PERFORMANCES: Evans and Johansson really bring their A-game and acting chops to this story, adding some serious depth to their characters of Steve Rogers and Natasha Romanoff, and really making them believable. We also get to see their relationship evolve to a solid friendship. There are a few scenes between them that feel perfect – it’s like the comics have finally come to life and are playing out onscreen.
The other performances are all adequate and do their job. Samuel L. Jackson delivers another deadpan take on Nick Fury, Robert Redford adds some authenticity to all the scenes he is in, and Emily Van Camp introduces new character Sharon Carter with some attitude and solidity.
WRITING: Again in non-traditional superhero style, the script of Winter Soldier hits the right notes, packing a twist and story arc that permanently changed the landscape of the Marvel Cinematic Universe. Some of the dialogue is exceptional, well paced exchanges between the characters carrying the same realistic tone as the whole film.
While there are obviously some loopholes, what is presented in the writing and story is a believable, real-world superhero film with events that strongly reflect what is happening in today’s world of drone-strikes, shady government spy agencies and the changing of the Geo-political landscape of the world.
The central question put forward in the film is one of the grey morality we encounter in the modern world – is our security worth sacrificing our freedom?
It’s a question that Steve Rogers struggles with, and it will get you thinking as well.
MUSIC: Again, while superhero films are not exactly a composer’s ideal blank canvas for creating an original score due to their constraints of franchise, existing musical themes, etc.; the music of Winter Soldier is very fitting to its scenes, with a Hans Zimmer-like repetition and tick that drives the tension of the story. It adds a swell to what’s happening on screen and it helps drive home impact-ful moments of the film.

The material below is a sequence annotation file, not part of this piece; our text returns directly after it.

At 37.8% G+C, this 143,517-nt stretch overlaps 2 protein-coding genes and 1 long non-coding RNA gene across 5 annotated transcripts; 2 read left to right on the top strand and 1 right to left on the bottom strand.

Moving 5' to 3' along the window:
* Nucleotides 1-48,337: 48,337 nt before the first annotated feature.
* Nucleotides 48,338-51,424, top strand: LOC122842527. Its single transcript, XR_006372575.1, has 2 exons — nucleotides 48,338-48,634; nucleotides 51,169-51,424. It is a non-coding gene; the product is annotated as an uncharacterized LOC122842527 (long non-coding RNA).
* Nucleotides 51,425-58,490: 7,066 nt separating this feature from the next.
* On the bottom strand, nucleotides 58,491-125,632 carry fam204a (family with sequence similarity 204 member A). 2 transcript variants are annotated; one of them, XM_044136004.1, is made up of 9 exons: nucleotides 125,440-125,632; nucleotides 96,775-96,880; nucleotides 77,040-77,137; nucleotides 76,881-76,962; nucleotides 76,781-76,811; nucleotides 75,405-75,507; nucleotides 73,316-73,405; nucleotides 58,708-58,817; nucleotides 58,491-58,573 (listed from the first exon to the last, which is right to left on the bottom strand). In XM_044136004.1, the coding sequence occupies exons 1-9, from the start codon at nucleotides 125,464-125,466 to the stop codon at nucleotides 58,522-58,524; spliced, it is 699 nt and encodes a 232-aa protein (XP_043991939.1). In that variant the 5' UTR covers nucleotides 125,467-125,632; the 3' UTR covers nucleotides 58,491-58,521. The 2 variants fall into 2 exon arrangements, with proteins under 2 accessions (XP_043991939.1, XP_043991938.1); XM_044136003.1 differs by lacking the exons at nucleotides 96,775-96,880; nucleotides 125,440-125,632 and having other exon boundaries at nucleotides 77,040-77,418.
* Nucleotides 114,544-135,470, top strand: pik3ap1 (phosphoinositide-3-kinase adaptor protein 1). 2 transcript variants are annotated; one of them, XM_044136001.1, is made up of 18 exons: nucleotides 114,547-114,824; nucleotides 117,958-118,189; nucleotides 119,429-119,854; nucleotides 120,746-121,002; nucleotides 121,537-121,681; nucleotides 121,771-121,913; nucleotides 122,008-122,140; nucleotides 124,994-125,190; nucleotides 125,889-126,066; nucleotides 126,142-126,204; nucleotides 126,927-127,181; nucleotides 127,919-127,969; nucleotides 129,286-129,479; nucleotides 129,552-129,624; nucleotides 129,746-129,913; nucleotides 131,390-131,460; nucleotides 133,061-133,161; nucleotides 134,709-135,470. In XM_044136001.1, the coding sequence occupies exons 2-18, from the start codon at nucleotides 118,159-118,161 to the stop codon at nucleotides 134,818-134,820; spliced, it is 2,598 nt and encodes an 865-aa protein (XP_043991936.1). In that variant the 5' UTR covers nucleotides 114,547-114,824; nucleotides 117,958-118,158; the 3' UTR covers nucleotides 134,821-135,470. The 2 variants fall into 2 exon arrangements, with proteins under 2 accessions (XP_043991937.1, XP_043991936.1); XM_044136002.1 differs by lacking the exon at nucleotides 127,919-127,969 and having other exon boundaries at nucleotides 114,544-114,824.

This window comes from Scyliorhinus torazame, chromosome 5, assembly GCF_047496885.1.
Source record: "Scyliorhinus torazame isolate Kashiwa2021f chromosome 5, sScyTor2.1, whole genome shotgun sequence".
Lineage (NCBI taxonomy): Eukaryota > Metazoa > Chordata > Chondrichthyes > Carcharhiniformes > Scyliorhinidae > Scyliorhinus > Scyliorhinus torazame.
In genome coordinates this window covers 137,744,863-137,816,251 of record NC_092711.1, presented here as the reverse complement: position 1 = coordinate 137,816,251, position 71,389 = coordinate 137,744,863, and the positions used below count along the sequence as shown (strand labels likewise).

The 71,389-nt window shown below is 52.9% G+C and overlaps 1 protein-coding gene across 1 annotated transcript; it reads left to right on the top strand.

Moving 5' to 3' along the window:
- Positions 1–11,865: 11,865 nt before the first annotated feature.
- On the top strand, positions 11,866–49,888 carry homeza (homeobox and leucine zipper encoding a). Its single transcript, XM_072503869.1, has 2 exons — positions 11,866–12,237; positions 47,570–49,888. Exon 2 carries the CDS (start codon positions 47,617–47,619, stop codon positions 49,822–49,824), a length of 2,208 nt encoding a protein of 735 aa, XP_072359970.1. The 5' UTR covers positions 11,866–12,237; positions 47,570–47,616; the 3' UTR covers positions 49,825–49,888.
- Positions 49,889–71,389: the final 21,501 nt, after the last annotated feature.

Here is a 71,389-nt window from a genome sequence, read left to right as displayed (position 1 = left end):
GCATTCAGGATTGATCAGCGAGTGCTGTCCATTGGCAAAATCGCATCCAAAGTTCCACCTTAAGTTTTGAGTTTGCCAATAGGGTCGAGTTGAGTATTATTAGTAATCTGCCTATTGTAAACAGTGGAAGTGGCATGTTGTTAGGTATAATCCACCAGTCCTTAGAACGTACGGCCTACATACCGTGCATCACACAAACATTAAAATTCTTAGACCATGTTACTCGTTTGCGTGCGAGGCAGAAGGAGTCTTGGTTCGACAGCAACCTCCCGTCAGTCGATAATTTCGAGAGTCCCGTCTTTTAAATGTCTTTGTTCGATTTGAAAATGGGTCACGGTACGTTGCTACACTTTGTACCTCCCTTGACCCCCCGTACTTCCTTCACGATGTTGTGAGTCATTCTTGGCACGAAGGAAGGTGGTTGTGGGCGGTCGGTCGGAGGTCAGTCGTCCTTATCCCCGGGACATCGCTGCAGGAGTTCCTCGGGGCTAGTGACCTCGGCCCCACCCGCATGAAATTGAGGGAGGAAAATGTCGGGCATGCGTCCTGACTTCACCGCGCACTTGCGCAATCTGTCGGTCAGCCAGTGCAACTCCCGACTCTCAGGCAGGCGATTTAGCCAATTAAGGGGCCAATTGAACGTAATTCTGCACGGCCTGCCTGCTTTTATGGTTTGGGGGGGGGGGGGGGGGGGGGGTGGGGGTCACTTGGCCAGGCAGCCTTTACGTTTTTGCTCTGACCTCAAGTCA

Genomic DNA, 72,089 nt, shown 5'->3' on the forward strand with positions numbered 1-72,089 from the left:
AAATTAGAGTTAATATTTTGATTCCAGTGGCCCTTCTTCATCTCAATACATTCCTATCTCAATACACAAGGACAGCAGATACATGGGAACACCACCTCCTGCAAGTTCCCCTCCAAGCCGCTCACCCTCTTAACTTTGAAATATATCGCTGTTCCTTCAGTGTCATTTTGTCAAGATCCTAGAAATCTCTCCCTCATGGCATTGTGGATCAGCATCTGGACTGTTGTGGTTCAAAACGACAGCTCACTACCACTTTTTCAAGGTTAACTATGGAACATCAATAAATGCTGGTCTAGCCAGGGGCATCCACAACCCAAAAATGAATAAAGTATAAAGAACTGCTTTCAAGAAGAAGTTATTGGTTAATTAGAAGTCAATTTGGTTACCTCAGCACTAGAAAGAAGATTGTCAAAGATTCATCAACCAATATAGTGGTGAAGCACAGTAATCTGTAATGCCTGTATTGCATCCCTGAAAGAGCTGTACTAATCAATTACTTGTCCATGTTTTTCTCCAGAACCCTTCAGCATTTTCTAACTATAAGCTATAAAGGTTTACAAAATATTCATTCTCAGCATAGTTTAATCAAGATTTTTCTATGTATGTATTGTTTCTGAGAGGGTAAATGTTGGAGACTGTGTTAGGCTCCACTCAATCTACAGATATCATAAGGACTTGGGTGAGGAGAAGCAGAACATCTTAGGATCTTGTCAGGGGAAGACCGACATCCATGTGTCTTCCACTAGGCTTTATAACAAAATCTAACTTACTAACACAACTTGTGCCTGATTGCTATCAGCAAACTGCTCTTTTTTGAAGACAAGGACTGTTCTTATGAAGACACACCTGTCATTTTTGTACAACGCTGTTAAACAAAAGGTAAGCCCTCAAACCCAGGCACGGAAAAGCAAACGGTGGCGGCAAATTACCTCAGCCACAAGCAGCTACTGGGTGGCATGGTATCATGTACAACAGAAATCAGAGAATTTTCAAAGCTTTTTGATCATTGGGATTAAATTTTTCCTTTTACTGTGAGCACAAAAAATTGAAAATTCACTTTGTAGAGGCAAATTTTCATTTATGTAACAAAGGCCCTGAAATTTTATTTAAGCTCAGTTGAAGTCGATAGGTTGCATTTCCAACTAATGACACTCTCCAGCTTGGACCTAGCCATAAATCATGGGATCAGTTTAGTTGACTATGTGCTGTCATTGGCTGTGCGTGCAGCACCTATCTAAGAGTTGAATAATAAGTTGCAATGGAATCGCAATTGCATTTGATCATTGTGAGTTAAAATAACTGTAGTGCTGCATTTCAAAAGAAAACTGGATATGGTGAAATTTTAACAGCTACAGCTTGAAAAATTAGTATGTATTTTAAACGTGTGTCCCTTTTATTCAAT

Henry Jackman delivers a solid score – one that you will start to recognize Captain America by.
STORY: The story is a breath of fresh air in a time of cookie-cutter plot-lines being recycled through a Hollywood machine. As previously mentioned, the twist packed into The Winter Soldier changes the world of the MCU drastically, and permanently. It’s also a turn that no one saw coming which makes it even harder to believe – and much more dramatic. As the existing world of S.H.I.E.L.D. and the MCU starts to unravel it takes the characters to new extremes, having to figure out what to do in a situation where everything has flipped.
While it might not be the most original plot-line or story-line ever, it is very well done, and it’s a solid iteration of the existing spy-thriller genre. The rising action was well balanced, and the climax is solid. The resolution of the film was a perfect setup for future installments and a good step forward in the continuing Marvel franchise.
OVERALL REVIEW:Captain America: The Winter Soldier is a solidly good film, delving into new ground for the superhero genre and for the characters within it. It’s well worth a watch even if you don’t usually follow superhero films because it offers a new mix of genres, action and themes that have not really been touched upon before.
It delivers some tense, heart-pounding moments, and a few instances of real drama and impact. A very entertaining, well-directed film worth the 2 hour and 16 minute run-time.